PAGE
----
Canoe and Kayak Fishing


Canoe or Kayak. Which One To Use For Fishing?

Now lets clear up one thing at the outset, in my opinion, a Kayak 'IS' a Canoe. According to the Oxford Dictionary the definition of kayak is: • noun, a canoe of a type used originally by the Inuit, made of a light frame with a watertight covering. And by Webster's Dictionary as: A small canoe consisting of a light frame made watertight with animal skins; used by Eskimos. However, for the sake of ease and clarity, we'll call them canoes and kayaks.

'Outrigged' Canoe
Set up for fishing (mine)

'Sit On Top' Kayak
Set up for fishing (R Taylor)

To Move On to the FISHING OUFITTING Info


There are many advantages to fishing from a canoe or kayak. They have a low profile, quite approach, and can launched in waters not accessible to larger craft. There are advantages of canoes over kayaks and visa versa. Fishing gear storage and getting into and out of them are big factors in choosing one over the other. In a canoe, whether it be solo or tandem, there is plenty of room for multiple tackle boxes, a few rods, cooler and still plenty of room to move about. Because I have an outrigged canoe, I'm biased towards canoes. Canoes are best suited to rivers and dams and other 'enclosed' water and probably shouldn't be used in 'open' water (such as the ocean) for safety reasons. However, kayaks have surged in popularity of late and are well suited to rivers etc, 'and' open water in the hands of an experienced paddler.

In a Canoe, the fact that you're sitting up high has major advantages while spotting fish or identifying water conditions. I have talked people who confess to standing in their canoes while 'site' fishing. It can be done but its definitely not recommended under most circumstances. But try it in a kayak. At best the outcome would be comical (we'll talk about 'outriggers' later). To me, fishing from a canoe is easy, very comfortable, and preferred due to the extra stability and room.


As for recreational paddling, for the typical family for four, you would be hard pressed to beat the practicality of a 16 or 17 foot tandem canoe with a weight of 50 to 65 lbs. This weight range makes loading and unloading easy. To get the same room and capacity in a 16 or 17 foot tandem kayak in a conventional material weights will go from 70 to 95 lbs. A lot more difficult to handle on land. Lets talk about room again, because of the closed in nature of a kayak the usable space in a tandem canoe versus a tandem kayak is quite noticeable. Carrying passengers besides the 2 paddlers in a 17 foot canoe is done easily, not so in a tandem kayak. When they say tandem, they mean 2 people, and most of the time no passengers. An advantage solo canoes have over solo kayak is a 13 foot solo canoe is lighter than most roto molded solo kayaks, plus you get all the convenience of the open canoe.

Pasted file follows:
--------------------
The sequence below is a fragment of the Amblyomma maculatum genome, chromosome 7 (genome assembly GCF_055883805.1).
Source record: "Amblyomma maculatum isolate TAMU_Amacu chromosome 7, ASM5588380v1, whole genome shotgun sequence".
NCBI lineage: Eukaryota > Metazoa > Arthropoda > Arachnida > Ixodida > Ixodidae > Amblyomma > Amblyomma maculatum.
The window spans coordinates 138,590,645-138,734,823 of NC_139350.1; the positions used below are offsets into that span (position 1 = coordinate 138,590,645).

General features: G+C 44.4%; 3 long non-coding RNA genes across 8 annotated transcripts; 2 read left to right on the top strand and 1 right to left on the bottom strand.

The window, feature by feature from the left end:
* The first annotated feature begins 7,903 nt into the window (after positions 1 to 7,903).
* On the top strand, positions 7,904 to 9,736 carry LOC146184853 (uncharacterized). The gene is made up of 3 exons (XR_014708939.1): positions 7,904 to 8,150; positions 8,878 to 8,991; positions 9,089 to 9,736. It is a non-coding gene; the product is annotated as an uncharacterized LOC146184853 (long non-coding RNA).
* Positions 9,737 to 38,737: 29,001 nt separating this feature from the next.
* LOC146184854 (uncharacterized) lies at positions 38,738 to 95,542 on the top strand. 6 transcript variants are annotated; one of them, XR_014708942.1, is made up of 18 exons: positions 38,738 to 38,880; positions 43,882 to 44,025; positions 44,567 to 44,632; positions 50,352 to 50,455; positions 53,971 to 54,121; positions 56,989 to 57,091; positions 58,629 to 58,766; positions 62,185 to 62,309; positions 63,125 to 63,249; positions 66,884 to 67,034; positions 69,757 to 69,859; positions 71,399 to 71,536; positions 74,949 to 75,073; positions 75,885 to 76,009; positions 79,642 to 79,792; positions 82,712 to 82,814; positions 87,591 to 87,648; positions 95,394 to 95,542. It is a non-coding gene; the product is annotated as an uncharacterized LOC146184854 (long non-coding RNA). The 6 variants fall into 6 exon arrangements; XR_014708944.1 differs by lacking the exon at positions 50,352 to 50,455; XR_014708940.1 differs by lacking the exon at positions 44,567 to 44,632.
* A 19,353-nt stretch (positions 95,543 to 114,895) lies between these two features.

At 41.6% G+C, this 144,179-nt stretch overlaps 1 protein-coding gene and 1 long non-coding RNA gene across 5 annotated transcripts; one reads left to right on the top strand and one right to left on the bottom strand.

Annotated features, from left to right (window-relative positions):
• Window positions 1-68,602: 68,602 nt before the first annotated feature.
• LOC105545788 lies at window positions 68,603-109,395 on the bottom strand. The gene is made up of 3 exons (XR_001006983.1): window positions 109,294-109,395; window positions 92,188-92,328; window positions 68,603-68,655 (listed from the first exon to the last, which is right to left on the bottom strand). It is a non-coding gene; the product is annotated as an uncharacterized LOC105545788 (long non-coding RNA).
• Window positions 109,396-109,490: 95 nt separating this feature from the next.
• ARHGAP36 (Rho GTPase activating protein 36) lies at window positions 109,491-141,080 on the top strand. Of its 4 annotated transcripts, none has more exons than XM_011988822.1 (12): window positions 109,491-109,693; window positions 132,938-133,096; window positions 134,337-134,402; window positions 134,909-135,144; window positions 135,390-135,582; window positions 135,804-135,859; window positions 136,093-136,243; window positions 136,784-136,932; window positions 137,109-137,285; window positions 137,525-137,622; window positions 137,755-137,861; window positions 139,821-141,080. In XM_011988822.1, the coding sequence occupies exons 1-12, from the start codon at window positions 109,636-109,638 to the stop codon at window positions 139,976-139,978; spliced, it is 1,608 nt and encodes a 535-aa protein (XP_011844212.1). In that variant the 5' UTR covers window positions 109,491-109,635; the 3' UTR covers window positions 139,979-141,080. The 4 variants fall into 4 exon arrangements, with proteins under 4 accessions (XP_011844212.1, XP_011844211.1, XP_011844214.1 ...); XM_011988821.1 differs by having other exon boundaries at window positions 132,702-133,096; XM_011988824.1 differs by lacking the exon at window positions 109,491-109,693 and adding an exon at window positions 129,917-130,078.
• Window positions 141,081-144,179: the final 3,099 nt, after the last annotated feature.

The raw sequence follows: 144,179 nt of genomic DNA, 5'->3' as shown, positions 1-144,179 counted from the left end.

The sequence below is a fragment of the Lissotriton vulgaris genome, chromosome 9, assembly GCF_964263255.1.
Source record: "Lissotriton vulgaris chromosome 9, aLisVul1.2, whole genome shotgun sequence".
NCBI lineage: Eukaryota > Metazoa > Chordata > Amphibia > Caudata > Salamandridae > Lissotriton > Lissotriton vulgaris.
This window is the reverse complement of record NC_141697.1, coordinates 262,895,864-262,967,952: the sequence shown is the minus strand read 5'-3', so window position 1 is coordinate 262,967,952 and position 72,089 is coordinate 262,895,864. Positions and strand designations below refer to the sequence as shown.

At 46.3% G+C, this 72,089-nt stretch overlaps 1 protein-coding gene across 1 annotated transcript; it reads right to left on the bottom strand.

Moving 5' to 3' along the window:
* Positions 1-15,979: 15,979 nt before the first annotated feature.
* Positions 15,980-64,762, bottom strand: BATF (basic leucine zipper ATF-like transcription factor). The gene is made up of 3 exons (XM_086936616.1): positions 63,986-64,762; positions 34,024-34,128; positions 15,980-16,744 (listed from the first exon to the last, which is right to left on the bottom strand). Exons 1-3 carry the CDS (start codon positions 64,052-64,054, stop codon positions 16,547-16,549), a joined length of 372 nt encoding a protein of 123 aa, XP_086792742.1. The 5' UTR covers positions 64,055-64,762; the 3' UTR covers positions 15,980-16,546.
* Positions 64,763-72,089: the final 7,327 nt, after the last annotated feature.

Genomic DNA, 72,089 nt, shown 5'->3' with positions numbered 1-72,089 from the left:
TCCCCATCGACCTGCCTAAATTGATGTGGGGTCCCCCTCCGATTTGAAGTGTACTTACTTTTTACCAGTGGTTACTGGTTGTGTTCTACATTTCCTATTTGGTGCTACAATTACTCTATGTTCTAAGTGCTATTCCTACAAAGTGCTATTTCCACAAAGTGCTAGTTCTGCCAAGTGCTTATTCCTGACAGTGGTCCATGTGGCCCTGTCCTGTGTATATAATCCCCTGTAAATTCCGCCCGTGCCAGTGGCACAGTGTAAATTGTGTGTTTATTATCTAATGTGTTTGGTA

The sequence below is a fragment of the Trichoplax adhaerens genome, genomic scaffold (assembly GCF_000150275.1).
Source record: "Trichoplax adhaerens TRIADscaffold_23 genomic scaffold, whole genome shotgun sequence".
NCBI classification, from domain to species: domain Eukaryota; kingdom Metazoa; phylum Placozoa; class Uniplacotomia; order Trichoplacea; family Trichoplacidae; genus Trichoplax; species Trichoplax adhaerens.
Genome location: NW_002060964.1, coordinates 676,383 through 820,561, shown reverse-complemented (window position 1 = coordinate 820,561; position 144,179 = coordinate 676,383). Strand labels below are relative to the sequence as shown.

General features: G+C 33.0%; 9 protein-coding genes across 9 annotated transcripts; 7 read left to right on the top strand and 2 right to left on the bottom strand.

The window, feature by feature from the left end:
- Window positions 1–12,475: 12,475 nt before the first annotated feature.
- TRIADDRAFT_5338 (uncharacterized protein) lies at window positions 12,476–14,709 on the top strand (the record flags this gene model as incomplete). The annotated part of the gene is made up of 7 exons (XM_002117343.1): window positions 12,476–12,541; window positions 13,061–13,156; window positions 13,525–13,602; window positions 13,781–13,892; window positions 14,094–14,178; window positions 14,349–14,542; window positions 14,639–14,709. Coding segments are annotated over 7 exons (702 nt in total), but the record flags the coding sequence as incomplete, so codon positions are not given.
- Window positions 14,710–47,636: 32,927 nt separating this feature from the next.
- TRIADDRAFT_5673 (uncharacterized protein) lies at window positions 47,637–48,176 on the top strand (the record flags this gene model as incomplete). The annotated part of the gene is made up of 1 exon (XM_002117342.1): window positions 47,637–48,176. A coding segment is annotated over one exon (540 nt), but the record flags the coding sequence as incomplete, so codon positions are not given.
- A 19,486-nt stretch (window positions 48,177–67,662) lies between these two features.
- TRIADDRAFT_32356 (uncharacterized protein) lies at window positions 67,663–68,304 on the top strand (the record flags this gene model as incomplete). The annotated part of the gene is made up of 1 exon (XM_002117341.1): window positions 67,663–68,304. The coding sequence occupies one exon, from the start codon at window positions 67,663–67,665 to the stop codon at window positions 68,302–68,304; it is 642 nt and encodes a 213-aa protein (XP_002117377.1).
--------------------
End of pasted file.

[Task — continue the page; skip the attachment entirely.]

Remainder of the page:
In summary let me say that both kayaks and canoes have their place on the water. I believe that most people seeking general recreation on enclosed waters would be better suited in an open canoe, be it solo or tandem, fishing or bird watching, camping or simply messin' about. However, if you want to get among the big'uns on the offshore reefs I suggest you buy a kayak. It's a personal thing. Its entirely up to you. You have to decide what type of boating and fishing you want to do.


1. By riding lower in the water, a kayak can offer less wind resistance.

2. Kayaks are less likely to weathervane into the wind.

3. A skirt will help keep the inside of a kayak, and any gear stored there, drier.

4. Better suited to open water than a canoe.


1. Canoes paddle solo or with 2,3 or more passengers.

2. You have the advantage of sitting up higher, giving you a better view around you.

3. In a canoe you have easy access to, and more room for gear.

4. Canoes offer a variety of sitting and kneeling positions rather than 1, locked in, position.

5. Canoes can be easier to get in and out of.


Both canoes and kayaks are inherently unstable water craft. Paddlers of both should learn the techniques required to right their craft after a capsize. However, there is a way to make them both far more stable. The addition of outriggers, either single or double, can turn a canoe or kayak into a craft 'more' stable than a conventional 'tinnie'.

I like to use a 'vest' when fishing from the canoe. It keeps everything that I need like hooks, sinkers, swivels, a knife, SP lures, and wet weather gear, close at hand .

To see a photo of the content of the vest showing more detail.
(Will Open In A Pop-Up Window)

Vest by Wild River approx AU$40


For More Info and Videos About 'My' Canoe


Fishing Canoes / Kayaks / Outriggers/ Trolling Motors
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